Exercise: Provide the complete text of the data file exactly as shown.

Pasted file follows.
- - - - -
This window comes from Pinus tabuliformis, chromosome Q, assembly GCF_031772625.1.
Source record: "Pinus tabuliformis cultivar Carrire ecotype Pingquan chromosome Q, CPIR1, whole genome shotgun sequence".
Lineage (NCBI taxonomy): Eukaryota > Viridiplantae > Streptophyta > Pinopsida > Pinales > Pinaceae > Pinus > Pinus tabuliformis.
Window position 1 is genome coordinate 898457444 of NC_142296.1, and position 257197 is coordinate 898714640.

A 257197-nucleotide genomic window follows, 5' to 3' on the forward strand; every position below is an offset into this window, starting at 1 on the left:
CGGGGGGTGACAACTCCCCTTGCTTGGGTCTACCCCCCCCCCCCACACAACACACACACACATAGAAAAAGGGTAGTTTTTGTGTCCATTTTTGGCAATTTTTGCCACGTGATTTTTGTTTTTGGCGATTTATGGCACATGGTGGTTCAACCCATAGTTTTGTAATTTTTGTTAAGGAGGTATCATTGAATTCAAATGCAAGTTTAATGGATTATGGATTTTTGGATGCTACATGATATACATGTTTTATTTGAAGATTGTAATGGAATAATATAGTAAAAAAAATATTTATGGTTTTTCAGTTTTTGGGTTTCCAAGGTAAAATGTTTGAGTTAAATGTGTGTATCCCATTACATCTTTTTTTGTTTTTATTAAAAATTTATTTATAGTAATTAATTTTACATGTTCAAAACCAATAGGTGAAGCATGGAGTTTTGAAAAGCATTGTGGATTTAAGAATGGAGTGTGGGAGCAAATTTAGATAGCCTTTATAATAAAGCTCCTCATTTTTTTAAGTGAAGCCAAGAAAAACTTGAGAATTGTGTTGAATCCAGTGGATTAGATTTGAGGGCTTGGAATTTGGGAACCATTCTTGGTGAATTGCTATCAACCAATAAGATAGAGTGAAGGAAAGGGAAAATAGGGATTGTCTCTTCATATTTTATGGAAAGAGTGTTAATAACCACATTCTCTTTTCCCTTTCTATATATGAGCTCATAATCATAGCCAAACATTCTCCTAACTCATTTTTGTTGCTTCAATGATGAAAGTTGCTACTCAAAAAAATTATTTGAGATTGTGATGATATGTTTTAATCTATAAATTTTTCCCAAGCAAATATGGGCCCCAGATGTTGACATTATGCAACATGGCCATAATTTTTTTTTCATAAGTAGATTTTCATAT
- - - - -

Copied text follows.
This window comes from Pinus tabuliformis, chromosome Q, assembly GCF_031772625.1.
Source record: "Pinus tabuliformis cultivar Carrire ecotype Pingquan chromosome Q, CPIR1, whole genome shotgun sequence".
Lineage (NCBI taxonomy): Eukaryota > Viridiplantae > Streptophyta > Pinopsida > Pinales > Pinaceae > Pinus > Pinus tabuliformis.
Window position 1 is genome coordinate 898457444 of NC_142296.1, and position 257197 is coordinate 898714640.

A 257197-nucleotide genomic window follows, 5' to 3' on the forward strand; every position below is an offset into this window, starting at 1 on the left:
CGGGGGGTGACAACTCCCCTTGCTTGGGTCTACCCCCCCCCCCCACACAACACACACACACATAGAAAAAGGGTAGTTTTTGTGTCCATTTTTGGCAATTTTTGCCACGTGATTTTTGTTTTTGGCGATTTATGGCACATGGTGGTTCAACCCATAGTTTTGTAATTTTTGTTAAGGAGGTATCATTGAATTCAAATGCAAGTTTAATGGATTATGGATTTTTGGATGCTACATGATATACATGTTTTATTTGAAGATTGTAATGGAATAATATAGTAAAAAAAATATTTATGGTTTTTCAGTTTTTGGGTTTCCAAGGTAAAATGTTTGAGTTAAATGTGTGTATCCCATTACATCTTTTTTTGTTTTTATTAAAAATTTATTTATAGTAATTAATTTTACATGTTCAAAACCAATAGGTGAAGCATGGAGTTTTGAAAAGCATTGTGGATTTAAGAATGGAGTGTGGGAGCAAATTTAGATAGCCTTTATAATAAAGCTCCTCATTTTTTTAAGTGAAGCCAAGAAAAACTTGAGAATTGTGTTGAATCCAGTGGATTAGATTTGAGGGCTTGGAATTTGGGAACCATTCTTGGTGAATTGCTATCAACCAATAAGATAGAGTGAAGGAAAGGGAAAATAGGGATTGTCTCTTCATATTTTATGGAAAGAGTGTTAATAACCACATTCTCTTTTCCCTTTCTATATATGAGCTCATAATCATAGCCAAACATTCTCCTAACTCATTTTTGTTGCTTCAATGATGAAAGTTGCTACTCAAAAAAATTATTTGAGATTGTGATGATATGTTTTAATCTATAAATTTTTCCCAAGCAAATATGGGCCCCAGATGTTGACATTATGCAACATGGCCATAATTTTTTTTTCATAAGTAGATTTTCATAT